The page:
Despite model uncertainties, the results of this study indicate that, under climate change trajectories resulting from little or no mitigation effort, such as the RCP8.5 climate we considered, the northern permafrost region would likely act as a source of soil carbon to the atmosphere, but substantial net losses would not occur until after 2100. Under climate change trajectories resulting from more aggressive mitigation, such as the RCP4.5 climate we considered, our analysis indicates that the northern permafrost region could act as a net sink for carbon. These results have significant implications for climate mitigation policies, as they indicate that effective mitigation policies could attenuate the negative consequences of the permafrost–carbon feedback that are likely to occur under policies that result in little or no mitigation.

Methods

The spatial domain of the permafrost region in the Northern Hemisphere that we considered in this study (Fig. 1; 30.88 × 106 km2) was defined based on (i) the location of glaciers and ice sheets in the Northern Hemisphere, (ii) the extent of the boreal Asia, boreal Europe, and boreal North America regions (39), and (iii) other permafrost areas outside of these areas identified as part of the northern permafrost domain in a permafrost and ground ice condition map (40). The models in this study did not simulate permafrost and C dynamics for glacier and ice sheet area. The areas of boreal Asia, Europe, and North America facilitate comparisons with inversion model analyses of the C cycle. The “Other” area includes areas of Tibet and various mountain ranges in the Northern Hemisphere as well as areas just south of boreal Asia that are considered part of the permafrost region (40).
All models were driven with a common projection period forcing by applying monthly climate anomalies/scale factors from a CCSM4 simulation that included the RCP4.5 and RCP8.5 (2006–2100) (41) and the extended concentration pathways (ECP4.5 and ECP8.5, 2101–2299) (42) on top of repeating early 20th century reanalysis forcing. The historical (before 2010) driving datasets in this study were model dependent as a number of models were involved in activities that relied on the use of different retrospective forcing datasets. Therefore, each modeling group was free to choose appropriate driving datasets for climate, atmospheric CO2, N deposition, disturbance, soil texture, and other forcing data. The historical driving datasets used by each model were documented in table 3 of McGuire et al. (2). The spin-up process was also specific to each model, but it was conducted to support the delivery of simulation results starting in 1960. Guidance was provided from the Permafrost Carbon Network modeling group on how to apply the monthly anomalies, but each modeling group was responsible for harmonizing the historical and future datasets that were to be used for driving their models. The same time series for global atmospheric carbon dioxide concentrations was used to drive all models.
Compared with other earth system models, the CCSM4 simulations we used for forcing projected intermediate levels of temperature change for both global and northern high latitudes domains for both RCP4.5/ECP4.5 and RCP8.5/ECP8.5 pathways (Fig. S1). CCSM4 was among the higher performing models with respect to the mean present-day temperature bias across the northern permafrost region (8). In general, the temperature and precipitation trajectories over the northern permafrost region projected by CCSM4 for RCP4.5 and RCP8.5 did not diverge until around 2040. However, divergence was substantial after 2040, with these variables for RCP4.5 more or less stable by 2100, while for RCP8.5 these variables were not stable even by 2299. Between the decades of 2010–2019 and 2290–2299, the CCSM4 simulations for the RCP4.5 and RCP8.5 pathways, respectively, project that over the northern permafrost region (i) mean annual air temperature will increase by 2.6 and 12.8 °C; (ii) annual precipitation will increase 37 and 137 mm; (iii) down-welling surface short wave radiation will decrease 1.5 and 4.8 W⋅m−2; (iv) down welling surface long-wave radiation will increase 12.3 and 64.1 W⋅m−2, and (v) near-surface specific humidity will increase 0.00047 and 0.00280 kg⋅kg−1.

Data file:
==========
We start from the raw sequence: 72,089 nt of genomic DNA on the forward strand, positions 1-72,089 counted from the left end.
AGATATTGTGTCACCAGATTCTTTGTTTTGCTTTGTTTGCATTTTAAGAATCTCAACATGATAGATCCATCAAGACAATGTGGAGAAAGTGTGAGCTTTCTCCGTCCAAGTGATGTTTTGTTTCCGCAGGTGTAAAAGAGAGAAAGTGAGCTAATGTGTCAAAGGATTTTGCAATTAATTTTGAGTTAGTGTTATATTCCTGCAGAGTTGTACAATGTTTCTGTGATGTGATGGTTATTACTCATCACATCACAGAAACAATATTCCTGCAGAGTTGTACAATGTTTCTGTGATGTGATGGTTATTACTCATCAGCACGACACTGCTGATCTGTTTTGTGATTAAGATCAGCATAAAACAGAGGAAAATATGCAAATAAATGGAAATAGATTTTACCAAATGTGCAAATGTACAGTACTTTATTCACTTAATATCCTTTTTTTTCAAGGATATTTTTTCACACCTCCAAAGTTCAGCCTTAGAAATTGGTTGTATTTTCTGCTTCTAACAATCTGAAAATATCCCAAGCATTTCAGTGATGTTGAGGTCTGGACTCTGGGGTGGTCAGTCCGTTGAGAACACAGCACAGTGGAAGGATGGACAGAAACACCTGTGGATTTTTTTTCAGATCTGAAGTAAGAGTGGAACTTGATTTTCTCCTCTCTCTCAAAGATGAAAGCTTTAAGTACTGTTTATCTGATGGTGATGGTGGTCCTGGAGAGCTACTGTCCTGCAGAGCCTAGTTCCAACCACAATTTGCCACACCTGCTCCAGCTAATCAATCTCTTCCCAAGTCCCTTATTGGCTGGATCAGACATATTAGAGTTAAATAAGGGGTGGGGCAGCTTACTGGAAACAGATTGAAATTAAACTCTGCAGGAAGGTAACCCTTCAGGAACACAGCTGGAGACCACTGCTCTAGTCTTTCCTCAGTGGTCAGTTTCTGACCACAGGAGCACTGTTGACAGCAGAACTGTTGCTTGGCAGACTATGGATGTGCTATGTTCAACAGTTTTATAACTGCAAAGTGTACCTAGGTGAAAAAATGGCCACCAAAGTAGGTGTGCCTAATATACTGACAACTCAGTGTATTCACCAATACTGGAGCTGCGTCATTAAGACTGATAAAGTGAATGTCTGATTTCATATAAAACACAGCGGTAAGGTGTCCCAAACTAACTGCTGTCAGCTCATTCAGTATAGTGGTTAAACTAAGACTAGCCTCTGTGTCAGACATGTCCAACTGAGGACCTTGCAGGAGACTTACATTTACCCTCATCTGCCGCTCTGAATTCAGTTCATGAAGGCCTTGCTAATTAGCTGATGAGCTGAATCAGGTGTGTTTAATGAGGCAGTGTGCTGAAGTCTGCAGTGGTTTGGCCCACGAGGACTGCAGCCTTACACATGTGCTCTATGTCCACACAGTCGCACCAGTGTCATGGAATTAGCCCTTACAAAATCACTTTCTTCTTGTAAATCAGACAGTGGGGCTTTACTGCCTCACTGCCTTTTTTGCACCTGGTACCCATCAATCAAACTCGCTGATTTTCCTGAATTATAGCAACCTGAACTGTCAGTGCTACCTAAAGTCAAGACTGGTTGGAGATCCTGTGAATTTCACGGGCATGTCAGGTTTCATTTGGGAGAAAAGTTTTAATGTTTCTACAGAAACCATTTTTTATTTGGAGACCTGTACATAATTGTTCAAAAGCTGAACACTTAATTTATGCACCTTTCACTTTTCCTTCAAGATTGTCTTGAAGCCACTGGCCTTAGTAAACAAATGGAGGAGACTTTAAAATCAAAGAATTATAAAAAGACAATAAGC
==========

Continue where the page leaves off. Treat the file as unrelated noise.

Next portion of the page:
Our analysis of simulated permafrost dynamics focuses on changes in near-surface permafrost area between 2010 and 2299. While there are many different ways to define and estimate the presence of near-surface permafrost [Wang et al. (23)], we operationally define the area of near-surface permafrost in this study as the area simulated in which the maximum seasonal active layer thickness (ALT) is less than 3 m, that is, where the bulk of the frozen C is located (43).
Our analysis of the variability in the sensitivity of C focuses on changes in soil C, vegetation C, and total ecosystem C between 2010 and 2299. Soil C is an aggregated variable that is the sum of estimates for litter C, organic horizon C, mineral soil C, coarse woody debris, land use pools (e.g., wood and agricultural products), and soil C exudates reported by some models. Vegetation C is the sum of any live vegetation pool and typically includes leaves, stems, and root C. Although the models in this study did not consider moss to be an explicit dynamic compartment in the vegetation, they either lumped moss biomass/NPP into a leaf compartment or into the aggregated vegetation biomass/NPP so that it is considered implicitly as part of the vegetation C dynamics. Ecosystem C is the sum of the aggregated soil and vegetation C pools.